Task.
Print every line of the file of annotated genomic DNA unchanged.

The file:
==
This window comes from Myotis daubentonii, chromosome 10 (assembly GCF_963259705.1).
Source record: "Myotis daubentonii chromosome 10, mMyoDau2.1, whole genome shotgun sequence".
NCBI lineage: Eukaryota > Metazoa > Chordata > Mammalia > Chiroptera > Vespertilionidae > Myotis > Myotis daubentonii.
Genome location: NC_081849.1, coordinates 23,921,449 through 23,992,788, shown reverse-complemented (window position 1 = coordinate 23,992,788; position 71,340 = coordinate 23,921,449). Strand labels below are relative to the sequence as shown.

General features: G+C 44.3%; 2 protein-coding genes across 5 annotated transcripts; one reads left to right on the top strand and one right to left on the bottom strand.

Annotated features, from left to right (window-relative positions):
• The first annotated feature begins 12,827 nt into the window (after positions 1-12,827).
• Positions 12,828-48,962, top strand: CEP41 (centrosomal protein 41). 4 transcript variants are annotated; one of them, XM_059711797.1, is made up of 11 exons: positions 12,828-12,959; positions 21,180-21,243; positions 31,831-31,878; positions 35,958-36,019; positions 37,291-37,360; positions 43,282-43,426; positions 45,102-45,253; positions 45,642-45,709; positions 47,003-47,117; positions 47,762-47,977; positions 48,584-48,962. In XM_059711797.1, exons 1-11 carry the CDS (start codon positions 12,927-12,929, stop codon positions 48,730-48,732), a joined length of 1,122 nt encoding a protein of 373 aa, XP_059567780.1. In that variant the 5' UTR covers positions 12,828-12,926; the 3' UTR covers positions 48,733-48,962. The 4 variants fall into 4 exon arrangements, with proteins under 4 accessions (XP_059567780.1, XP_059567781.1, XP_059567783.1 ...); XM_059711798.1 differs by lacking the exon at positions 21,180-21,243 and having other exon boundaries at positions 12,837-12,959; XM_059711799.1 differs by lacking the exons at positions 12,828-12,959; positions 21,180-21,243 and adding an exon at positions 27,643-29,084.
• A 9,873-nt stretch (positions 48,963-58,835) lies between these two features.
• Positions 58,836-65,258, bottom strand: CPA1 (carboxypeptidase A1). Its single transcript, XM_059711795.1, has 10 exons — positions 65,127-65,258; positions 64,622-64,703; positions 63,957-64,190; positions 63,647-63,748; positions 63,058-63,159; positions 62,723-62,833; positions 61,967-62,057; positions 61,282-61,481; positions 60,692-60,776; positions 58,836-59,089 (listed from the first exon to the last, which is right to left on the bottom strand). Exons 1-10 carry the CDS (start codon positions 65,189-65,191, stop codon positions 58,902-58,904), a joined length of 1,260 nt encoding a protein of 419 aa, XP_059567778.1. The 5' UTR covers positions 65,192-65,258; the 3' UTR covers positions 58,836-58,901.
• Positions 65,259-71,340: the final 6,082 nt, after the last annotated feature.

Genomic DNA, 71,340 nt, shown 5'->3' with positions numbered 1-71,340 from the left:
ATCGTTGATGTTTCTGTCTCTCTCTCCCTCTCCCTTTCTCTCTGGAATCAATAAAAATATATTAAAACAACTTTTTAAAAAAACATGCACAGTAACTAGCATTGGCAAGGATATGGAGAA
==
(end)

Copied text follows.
This window comes from Myotis daubentonii, chromosome 10 (assembly GCF_963259705.1).
Source record: "Myotis daubentonii chromosome 10, mMyoDau2.1, whole genome shotgun sequence".
NCBI lineage: Eukaryota > Metazoa > Chordata > Mammalia > Chiroptera > Vespertilionidae > Myotis > Myotis daubentonii.
Genome location: NC_081849.1, coordinates 23,921,449 through 23,992,788, shown reverse-complemented (window position 1 = coordinate 23,992,788; position 71,340 = coordinate 23,921,449). Strand labels below are relative to the sequence as shown.

General features: G+C 44.3%; 2 protein-coding genes across 5 annotated transcripts; one reads left to right on the top strand and one right to left on the bottom strand.

Annotated features, from left to right (window-relative positions):
• The first annotated feature begins 12,827 nt into the window (after positions 1-12,827).
• Positions 12,828-48,962, top strand: CEP41 (centrosomal protein 41). 4 transcript variants are annotated; one of them, XM_059711797.1, is made up of 11 exons: positions 12,828-12,959; positions 21,180-21,243; positions 31,831-31,878; positions 35,958-36,019; positions 37,291-37,360; positions 43,282-43,426; positions 45,102-45,253; positions 45,642-45,709; positions 47,003-47,117; positions 47,762-47,977; positions 48,584-48,962. In XM_059711797.1, exons 1-11 carry the CDS (start codon positions 12,927-12,929, stop codon positions 48,730-48,732), a joined length of 1,122 nt encoding a protein of 373 aa, XP_059567780.1. In that variant the 5' UTR covers positions 12,828-12,926; the 3' UTR covers positions 48,733-48,962. The 4 variants fall into 4 exon arrangements, with proteins under 4 accessions (XP_059567780.1, XP_059567781.1, XP_059567783.1 ...); XM_059711798.1 differs by lacking the exon at positions 21,180-21,243 and having other exon boundaries at positions 12,837-12,959; XM_059711799.1 differs by lacking the exons at positions 12,828-12,959; positions 21,180-21,243 and adding an exon at positions 27,643-29,084.
• A 9,873-nt stretch (positions 48,963-58,835) lies between these two features.
• Positions 58,836-65,258, bottom strand: CPA1 (carboxypeptidase A1). Its single transcript, XM_059711795.1, has 10 exons — positions 65,127-65,258; positions 64,622-64,703; positions 63,957-64,190; positions 63,647-63,748; positions 63,058-63,159; positions 62,723-62,833; positions 61,967-62,057; positions 61,282-61,481; positions 60,692-60,776; positions 58,836-59,089 (listed from the first exon to the last, which is right to left on the bottom strand). Exons 1-10 carry the CDS (start codon positions 65,189-65,191, stop codon positions 58,902-58,904), a joined length of 1,260 nt encoding a protein of 419 aa, XP_059567778.1. The 5' UTR covers positions 65,192-65,258; the 3' UTR covers positions 58,836-58,901.
• Positions 65,259-71,340: the final 6,082 nt, after the last annotated feature.

Genomic DNA, 71,340 nt, shown 5'->3' with positions numbered 1-71,340 from the left:
ATCGTTGATGTTTCTGTCTCTCTCTCCCTCTCCCTTTCTCTCTGGAATCAATAAAAATATATTAAAACAACTTTTTAAAAAAACATGCACAGTAACTAGCATTGGCAAGGATATGGAGAA